Crypto Corner: Week Summary 24 May 2021
Data taken at 9:37am 28/05/2021 - Coinmarketcap
The Bitcoin (BTC) price is holding right below the $40,000 level, swinging now around the $36,000 and $37,000 price levels. As mentioned last week, the recovery is most likely a matter of weeks. Meanwhile, on-chain data suggests that the panic sale is behind us, as the total netflow of BTCs on exchanges is negative at -15,200 BTCs. In other words, 15,200 BTCs have been withdrawn from exchange wallets according to Cryptoquant. The flow of BTCs is nearly flat for Coinbase. With roughly two thirds of its trading volume coming from institutions, the Coinbase flow indicates that institutions are holding.
On the contrary, there is still a significant net inflow of BTCs on Binance this week: a net total of 6,000 BTCs were deposited in the retail-oriented leading exchange. The net flow reached a weekly peak on Sunday. Given the low market depth observed on weekends, prices are more prone to sharp downward movements. The weekend activity is also more retail-oriented, which confirms the sentiment that retailers are still stunned by the ferocity of last week’s correction, looking to sell at the next opportunity.
In this context, this week’s rebound was short-lived: from the low $31,100 on Sunday, to the high $40,900 on Wednesday, and then back below $36,000 at the time of writing. The rebound was mostly opportunistic, but it could also be attributed to Paypal’s announcement that it would let customers send the tokens they buy to the destination of their choice.
The market is still fragile, and speculators are still driving its ups and downs. Today’s expiration of BTC option contracts is the smallest this year after the recent drop forced most contracts into liquidation. It is still higher than any of the last year’s expirations.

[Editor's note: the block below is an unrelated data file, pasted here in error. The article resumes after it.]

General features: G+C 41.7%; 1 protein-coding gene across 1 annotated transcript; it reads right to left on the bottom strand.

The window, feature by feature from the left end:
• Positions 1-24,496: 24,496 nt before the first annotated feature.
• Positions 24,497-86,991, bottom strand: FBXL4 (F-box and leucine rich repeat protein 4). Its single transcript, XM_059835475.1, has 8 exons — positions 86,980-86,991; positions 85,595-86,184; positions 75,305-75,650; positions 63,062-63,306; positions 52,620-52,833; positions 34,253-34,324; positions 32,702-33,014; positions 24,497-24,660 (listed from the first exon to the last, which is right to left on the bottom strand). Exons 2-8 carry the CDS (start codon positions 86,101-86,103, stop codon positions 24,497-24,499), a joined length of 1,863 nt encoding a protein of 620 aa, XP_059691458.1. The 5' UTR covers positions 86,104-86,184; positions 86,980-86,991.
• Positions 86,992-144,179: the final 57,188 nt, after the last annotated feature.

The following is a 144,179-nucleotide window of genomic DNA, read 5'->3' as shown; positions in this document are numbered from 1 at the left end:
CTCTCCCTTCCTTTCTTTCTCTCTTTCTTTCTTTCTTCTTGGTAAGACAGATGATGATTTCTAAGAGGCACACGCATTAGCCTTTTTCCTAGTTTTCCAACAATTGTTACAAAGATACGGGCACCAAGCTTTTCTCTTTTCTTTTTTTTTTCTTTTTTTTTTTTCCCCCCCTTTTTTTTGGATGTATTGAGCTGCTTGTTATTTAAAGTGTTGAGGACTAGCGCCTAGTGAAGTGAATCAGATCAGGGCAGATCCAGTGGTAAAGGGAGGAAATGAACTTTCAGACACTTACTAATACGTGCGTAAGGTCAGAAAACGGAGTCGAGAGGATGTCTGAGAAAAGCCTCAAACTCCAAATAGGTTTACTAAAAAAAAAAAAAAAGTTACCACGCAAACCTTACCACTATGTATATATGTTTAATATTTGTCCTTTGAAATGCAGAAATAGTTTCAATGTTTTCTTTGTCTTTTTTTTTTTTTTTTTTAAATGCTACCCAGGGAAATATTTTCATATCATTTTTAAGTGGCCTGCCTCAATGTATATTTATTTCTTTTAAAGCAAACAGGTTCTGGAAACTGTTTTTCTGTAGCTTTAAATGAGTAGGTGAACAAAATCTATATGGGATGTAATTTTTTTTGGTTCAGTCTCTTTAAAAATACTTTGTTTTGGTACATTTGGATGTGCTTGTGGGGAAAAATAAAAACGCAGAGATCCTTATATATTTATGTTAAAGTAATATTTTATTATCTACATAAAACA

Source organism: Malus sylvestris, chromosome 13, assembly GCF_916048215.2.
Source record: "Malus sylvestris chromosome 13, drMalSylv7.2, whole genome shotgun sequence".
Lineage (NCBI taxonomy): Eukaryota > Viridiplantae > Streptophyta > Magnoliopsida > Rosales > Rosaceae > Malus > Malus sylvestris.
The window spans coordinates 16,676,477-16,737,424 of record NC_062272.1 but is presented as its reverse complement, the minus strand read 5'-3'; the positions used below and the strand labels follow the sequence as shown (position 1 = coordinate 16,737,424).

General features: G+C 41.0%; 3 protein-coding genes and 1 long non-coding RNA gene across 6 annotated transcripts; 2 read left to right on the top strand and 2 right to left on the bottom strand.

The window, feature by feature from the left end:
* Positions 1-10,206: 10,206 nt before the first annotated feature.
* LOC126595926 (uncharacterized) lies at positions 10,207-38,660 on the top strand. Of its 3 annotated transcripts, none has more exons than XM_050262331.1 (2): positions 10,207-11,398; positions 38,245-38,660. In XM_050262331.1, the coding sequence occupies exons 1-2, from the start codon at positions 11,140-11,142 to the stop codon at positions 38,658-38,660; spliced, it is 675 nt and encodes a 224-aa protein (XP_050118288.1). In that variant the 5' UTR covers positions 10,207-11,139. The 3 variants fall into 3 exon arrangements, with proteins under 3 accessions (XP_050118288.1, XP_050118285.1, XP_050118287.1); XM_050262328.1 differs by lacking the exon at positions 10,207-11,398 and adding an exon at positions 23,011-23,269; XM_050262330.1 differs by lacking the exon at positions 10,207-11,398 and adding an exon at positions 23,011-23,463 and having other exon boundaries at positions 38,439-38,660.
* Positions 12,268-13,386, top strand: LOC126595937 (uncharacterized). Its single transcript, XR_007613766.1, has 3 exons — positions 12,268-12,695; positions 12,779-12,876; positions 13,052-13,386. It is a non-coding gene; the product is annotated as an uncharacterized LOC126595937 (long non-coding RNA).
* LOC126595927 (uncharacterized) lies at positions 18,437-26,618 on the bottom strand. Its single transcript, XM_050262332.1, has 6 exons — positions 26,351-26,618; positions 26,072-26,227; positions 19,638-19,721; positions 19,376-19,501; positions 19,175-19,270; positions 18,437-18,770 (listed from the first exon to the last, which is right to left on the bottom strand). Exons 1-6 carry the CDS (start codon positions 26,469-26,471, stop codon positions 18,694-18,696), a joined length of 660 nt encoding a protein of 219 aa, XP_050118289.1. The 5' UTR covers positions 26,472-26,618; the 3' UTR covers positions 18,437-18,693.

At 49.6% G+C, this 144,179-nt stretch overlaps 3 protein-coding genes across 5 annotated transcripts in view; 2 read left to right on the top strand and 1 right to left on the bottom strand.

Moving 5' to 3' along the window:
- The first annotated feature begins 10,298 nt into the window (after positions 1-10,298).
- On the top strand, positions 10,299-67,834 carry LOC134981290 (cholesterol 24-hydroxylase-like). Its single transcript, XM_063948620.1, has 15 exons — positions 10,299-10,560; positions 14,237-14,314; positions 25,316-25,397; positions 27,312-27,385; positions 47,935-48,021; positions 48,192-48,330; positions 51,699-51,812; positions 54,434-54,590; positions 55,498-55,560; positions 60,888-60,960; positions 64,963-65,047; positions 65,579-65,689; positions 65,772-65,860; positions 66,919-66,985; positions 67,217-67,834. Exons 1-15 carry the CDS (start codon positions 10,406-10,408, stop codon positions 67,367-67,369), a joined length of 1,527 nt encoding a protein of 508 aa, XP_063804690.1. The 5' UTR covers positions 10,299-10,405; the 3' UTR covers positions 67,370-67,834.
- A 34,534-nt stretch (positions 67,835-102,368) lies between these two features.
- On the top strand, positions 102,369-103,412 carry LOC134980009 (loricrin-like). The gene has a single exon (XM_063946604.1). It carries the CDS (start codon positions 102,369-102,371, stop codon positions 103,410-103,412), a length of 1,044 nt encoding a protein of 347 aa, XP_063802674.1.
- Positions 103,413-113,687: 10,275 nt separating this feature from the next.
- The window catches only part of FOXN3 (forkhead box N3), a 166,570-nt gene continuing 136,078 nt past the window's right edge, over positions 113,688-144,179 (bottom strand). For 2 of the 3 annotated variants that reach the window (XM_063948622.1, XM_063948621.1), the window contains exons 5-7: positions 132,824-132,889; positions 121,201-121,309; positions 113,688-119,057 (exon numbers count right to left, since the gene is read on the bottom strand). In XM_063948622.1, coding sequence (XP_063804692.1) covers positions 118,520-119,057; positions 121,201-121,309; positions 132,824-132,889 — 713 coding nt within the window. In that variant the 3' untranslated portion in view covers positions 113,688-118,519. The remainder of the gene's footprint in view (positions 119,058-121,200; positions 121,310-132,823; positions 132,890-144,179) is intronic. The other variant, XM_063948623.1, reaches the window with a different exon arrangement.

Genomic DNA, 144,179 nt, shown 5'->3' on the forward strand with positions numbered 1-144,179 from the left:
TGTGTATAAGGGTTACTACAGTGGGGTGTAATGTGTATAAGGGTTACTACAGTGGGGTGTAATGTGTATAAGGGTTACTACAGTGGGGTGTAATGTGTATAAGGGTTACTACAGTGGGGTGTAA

Retail investors used leverage excessively. Hedge funds borrowed heavily. They used the multiplier effect to seek the highest possible exposure to the market, and the highest potential profit. Mark Cuban illustrates the multiplier effect in a tweet on Sunday:
“A trader borrows to buy ETH, uses ETH to borrow stablecoins, uses that to [provide liquidity] to a high APY pair (…)”.
If loans were over-collateralized, the multiplier effect would be limited. If a trader can borrow 60% of the collateral posted, post the borrowed amount to borrow once more, and repeat the process indefinitely, then the maximum value she can borrow is 150% of the collateral’s initial value.
Most crypto loans today are reasonably over-collateralized. But more projects do offer uncollateralized crypto loans: Centralized projects like Celsius, or Decentralized Autonomous Organizations (DAO) like TrueFi or Aave.
Lenders of unsecured loans like Celsius would argue that their borrowers are large institutions with an excellent credit grade. But the selection of borrowers is far from transparent, and the recovery of the loan amount would be at best protected by “law” as opposed to “value”. A project that promises high returns to a community on major cryptocurrencies could unreasonably seek higher returns elsewhere, regardless of the default risk. Protecting an unsecured loan by law does not improve the recovered amount if the borrower’s default is inevitable.
Even though it is possible to devise digital legal wrappers that are governed by traditional law, this would also go against the decentralization principle. From a decentralization perspective, the general message would be that holders are free to lend their tokens to anyone they deem reliable, on the terms of their choosing. The KYC and legal terms could be conducted on a peer-to-peer level.
If the concept of smart legal contracts seems appealing at first, the practical steps to enforce these contracts are far from decentralized. As such, they are expensive and time-consuming. Instead, decentralized solutions are being designed. Kleros aims to decentralize the arbitration system, creating a community of jurors, and giving the parties to a dispute the option to get a fast and cheap decision. Anyone can join a court and contribute to the resolution of a dispute. There are 9 courts already available, and every court has its specialty: marketing, data analysis, onboarding. Kleros is used on DEXes like Uniswap for instance to vet the new tokens added to the protocol.
There are now 178,100 BTCs locked in DeFi projects according to defipulse. The level is growing closer to the February high at 194,500 BTCs. The DeFi economy is experimenting and expanding despite the short-term speculations.